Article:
Likewise, as governments shift, so do the habits of consumers, who are being inundated with new ways to consume, but as Compagnon noted, whether someone buys on mobile, omni, click here and pick up there, it doesn’t really matter. “At the core of it all, someone has to make the product that the consumer is going to buy…Our job is how to help our customers, satisfy that consumer better than competitors at the end of the day. Changes are going to continue. The pace of change is so rapid and the supply chains in some cases haven’t kept up with the needs of the new world,” he explained.

For most brands and retailers, Compagnon said it’s not necessarily about price, but about the right product at the right time at the right place that sells at full price. However, that might be easier said than done in a world obsessed with fashion as fast as their technology, and in what Compagnon called a U.S. market “so engrained in a promotional cadence trying to drive through huge amounts of inventory at cheaper and cheaper prices.” He continued, “It’s not sustainable. It has to change and I think that the fast fashion guys have showed there’s other ways to do that and it’s creating dramatic changes in our business today.”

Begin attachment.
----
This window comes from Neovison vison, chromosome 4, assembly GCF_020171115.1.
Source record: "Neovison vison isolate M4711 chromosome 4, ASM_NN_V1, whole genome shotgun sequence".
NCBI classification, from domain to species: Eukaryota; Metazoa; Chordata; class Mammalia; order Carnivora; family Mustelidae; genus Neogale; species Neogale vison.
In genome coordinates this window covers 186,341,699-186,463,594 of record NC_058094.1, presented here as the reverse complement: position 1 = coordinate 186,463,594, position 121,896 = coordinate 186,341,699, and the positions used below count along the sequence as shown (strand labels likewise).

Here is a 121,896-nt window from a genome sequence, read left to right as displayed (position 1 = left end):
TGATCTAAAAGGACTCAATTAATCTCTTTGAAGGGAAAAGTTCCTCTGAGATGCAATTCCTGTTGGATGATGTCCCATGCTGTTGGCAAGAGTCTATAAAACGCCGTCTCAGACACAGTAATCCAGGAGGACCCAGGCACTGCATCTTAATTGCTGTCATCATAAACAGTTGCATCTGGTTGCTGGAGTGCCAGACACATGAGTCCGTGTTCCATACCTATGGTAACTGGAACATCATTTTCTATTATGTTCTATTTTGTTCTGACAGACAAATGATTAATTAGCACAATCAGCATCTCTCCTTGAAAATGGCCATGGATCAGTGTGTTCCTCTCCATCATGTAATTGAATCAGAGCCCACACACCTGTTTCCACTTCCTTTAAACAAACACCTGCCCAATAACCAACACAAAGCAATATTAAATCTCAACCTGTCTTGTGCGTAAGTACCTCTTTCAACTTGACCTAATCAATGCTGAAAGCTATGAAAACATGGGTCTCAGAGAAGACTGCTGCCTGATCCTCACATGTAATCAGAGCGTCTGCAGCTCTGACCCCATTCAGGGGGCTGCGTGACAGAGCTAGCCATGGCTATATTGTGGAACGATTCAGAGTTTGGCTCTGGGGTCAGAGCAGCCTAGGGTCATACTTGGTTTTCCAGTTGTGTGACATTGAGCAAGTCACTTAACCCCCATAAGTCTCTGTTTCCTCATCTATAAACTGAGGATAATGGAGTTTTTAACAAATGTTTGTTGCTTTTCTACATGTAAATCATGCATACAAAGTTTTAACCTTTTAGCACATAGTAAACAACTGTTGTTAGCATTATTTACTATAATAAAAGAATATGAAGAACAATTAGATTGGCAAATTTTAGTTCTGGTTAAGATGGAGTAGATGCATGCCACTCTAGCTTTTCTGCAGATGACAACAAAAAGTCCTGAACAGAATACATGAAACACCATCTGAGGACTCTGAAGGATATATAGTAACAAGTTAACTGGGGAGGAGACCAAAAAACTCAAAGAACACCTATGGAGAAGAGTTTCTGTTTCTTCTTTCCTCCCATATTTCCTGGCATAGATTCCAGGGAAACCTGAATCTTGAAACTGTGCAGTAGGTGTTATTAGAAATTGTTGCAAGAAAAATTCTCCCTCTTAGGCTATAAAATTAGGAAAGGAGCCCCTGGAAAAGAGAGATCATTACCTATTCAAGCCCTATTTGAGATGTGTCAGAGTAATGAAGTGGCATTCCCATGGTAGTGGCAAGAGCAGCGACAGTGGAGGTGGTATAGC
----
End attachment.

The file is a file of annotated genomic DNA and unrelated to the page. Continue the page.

While there is no quick fix for either side—suppliers will continue to battle with increased compliance, shorter lead times and fewer basics, as retailers struggle with deflationary price structures and tanking foot traffic, which Compagnon does not see coming back— He stressed that both sides must look to the future generation for solutions. With half of U.S. consumers of Millennial age, a generation well documented for changing the face of retail, Compagnon said companies must force themselves to have an open mind. He said, “Most companies are run by people my age and don’t know what’s going on. You have to stay relevant, to know what is going by spending time with the younger generation. Bring them into your company.”

Compagnon added, “These changes are rapidly changing the way we have to respond in business… It is a complicated world that gets more complicated everyday and more fragmented.”